Yeah, I don't know why Spints is not crowded. It should be - the food and drink and service are top notch. My only complaint is that it's generally a heavy breakfast there...I have to be up for that.

        Have been having some great breakfast german pancakes at Sanborn's (in SE, just south of Powell on Milwaukie - across from the Aladdin Theater) - especially the bacon/apple/maple one and the cream cheese and cherry, if you are into that kind of thing. It's not a hipster/new place it is more of an old-school kind of place. Haven't had much else there, but those pancakes are delicious! (The coffee not so much, which is a down side, to be sure).

        1. re: JillO

          Passed on the Spints tip to another Vancouverite who was up last weekend and her group loved it too. Thanks also for Sanborn's, sounds great. I'm perfectly happy with old school as well, and there are plenty of places to get a more salutary cuppa joe before/after!

          1. re: grayelf

            Am in Portland this weekend and am sorting through the dusty, massive tomes that make up the grayelf PDX Research Archives.

            Spints appears to now be closed (Stammtisch now shows up in its place on Google searches... is it the same restaurant?)

            Interesting how the vast majority of restaurants reviewed are in the SE. What's up with that?

            Mr Taster
            (Beaverton adjacent)

            1. re: Mr Taster

              Correct Spints is closed. Stammtisch is a new and different German bier restaurant owned by the folks who own Prost up on N Williams.

              I live in SE, so I am usually biased when I give recs, but there are just so many great places in SE. There are great places in NE and N Portland too, but SE is a pretty big part of Portland geographically, and that might have something to do with it.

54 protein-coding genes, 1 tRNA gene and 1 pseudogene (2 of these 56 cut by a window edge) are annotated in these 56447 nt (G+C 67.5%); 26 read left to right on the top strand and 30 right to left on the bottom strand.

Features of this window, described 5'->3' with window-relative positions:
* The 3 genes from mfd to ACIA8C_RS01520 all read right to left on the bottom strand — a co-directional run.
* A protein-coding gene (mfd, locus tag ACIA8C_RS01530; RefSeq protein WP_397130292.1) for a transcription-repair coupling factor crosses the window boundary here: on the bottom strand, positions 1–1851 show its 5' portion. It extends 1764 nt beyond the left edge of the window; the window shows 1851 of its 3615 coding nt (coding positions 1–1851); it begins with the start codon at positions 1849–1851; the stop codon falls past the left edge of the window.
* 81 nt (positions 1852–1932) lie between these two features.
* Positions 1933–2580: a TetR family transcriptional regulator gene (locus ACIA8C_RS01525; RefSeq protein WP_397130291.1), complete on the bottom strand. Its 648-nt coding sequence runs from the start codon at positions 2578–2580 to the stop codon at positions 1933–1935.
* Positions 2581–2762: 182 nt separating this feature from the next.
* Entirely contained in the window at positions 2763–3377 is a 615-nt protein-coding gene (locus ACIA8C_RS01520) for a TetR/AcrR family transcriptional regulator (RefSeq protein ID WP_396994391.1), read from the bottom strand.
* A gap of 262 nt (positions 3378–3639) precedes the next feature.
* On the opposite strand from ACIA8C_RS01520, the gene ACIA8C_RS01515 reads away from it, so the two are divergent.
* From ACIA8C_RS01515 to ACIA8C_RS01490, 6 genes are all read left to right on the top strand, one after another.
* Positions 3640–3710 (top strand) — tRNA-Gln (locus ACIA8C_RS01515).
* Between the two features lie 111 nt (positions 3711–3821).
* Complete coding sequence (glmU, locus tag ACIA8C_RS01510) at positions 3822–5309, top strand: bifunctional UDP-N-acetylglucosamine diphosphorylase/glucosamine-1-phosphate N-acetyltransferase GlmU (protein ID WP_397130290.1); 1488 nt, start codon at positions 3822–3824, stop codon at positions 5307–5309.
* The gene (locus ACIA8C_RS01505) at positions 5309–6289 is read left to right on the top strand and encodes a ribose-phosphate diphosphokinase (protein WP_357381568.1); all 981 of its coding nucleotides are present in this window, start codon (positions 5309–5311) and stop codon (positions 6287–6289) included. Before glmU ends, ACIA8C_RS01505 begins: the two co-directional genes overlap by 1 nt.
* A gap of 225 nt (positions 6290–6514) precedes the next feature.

1. re: JillO

                Thanks for the update.

                Looks like Matchbox is closed too, though their website doesn't indicate they've closed. Can you confirm?

                Mr Taster

                1. re: Mr Taster

                  Well, shit. Now I see Evoe has closed, too.

                  Has anyone tried the chef's new spot, Davenport?

                  Mr Taster

                  1. re: Mr Taster

                    Yes, very sad to verify that Spints, Matchbox and Evoe are all closed (Evoe continued without chef Kevin Gibson for a bit but I think is now transitioning to a another concept). I was inordinately upset by all three closures. Still haven't found a true replacement for the Matchbox burg, though the Grain and Gristle one was up there. Spints remains the best brunch I've had in this decade, no replacement as yet. Here's the good news: Davenport is worthy! We've been four times (twice in one trip) and Chef Gibson is continuing his deceptively simple approach to fine ingredients but with the backup of a full kitchen and commercial appliances. You should go, Mr Taster. My October reso is long made!

                    As for the SE bias, agree with JillO that it's partly to do with the sheer number of places out there, but there's also a different feel to the SE than to the other nabes. Not necessarily better, just different, and appealing to us. Not to mention the plethora of free parking :-).